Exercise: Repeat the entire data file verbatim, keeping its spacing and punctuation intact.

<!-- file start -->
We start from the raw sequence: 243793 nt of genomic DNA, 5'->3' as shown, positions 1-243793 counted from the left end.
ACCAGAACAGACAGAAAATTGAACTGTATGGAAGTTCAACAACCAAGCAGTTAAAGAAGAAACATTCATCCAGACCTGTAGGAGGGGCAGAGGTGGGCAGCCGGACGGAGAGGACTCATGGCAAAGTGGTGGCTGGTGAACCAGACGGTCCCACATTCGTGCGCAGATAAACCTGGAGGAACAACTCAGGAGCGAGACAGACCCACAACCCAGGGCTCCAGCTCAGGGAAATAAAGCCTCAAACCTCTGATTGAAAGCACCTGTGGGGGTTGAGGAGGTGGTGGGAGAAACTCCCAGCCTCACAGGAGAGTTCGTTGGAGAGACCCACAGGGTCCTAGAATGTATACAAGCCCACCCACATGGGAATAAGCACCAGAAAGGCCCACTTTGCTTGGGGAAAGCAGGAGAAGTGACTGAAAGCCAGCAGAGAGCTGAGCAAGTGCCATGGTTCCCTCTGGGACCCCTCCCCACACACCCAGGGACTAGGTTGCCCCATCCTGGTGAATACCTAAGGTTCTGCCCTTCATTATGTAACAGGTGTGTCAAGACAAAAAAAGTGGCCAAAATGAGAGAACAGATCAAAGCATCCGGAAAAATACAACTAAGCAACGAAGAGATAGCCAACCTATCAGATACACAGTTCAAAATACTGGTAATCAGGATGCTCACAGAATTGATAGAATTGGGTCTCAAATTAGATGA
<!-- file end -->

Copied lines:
We start from the raw sequence: 243793 nt of genomic DNA, 5'->3' as shown, positions 1-243793 counted from the left end.
ACCAGAACAGACAGAAAATTGAACTGTATGGAAGTTCAACAACCAAGCAGTTAAAGAAGAAACATTCATCCAGACCTGTAGGAGGGGCAGAGGTGGGCAGCCGGACGGAGAGGACTCATGGCAAAGTGGTGGCTGGTGAACCAGACGGTCCCACATTCGTGCGCAGATAAACCTGGAGGAACAACTCAGGAGCGAGACAGACCCACAACCCAGGGCTCCAGCTCAGGGAAATAAAGCCTCAAACCTCTGATTGAAAGCACCTGTGGGGGTTGAGGAGGTGGTGGGAGAAACTCCCAGCCTCACAGGAGAGTTCGTTGGAGAGACCCACAGGGTCCTAGAATGTATACAAGCCCACCCACATGGGAATAAGCACCAGAAAGGCCCACTTTGCTTGGGGAAAGCAGGAGAAGTGACTGAAAGCCAGCAGAGAGCTGAGCAAGTGCCATGGTTCCCTCTGGGACCCCTCCCCACACACCCAGGGACTAGGTTGCCCCATCCTGGTGAATACCTAAGGTTCTGCCCTTCATTATGTAACAGGTGTGTCAAGACAAAAAAAGTGGCCAAAATGAGAGAACAGATCAAAGCATCCGGAAAAATACAACTAAGCAACGAAGAGATAGCCAACCTATCAGATACACAGTTCAAAATACTGGTAATCAGGATGCTCACAGAATTGATAGAATTGGGTCTCAAATTAGATGA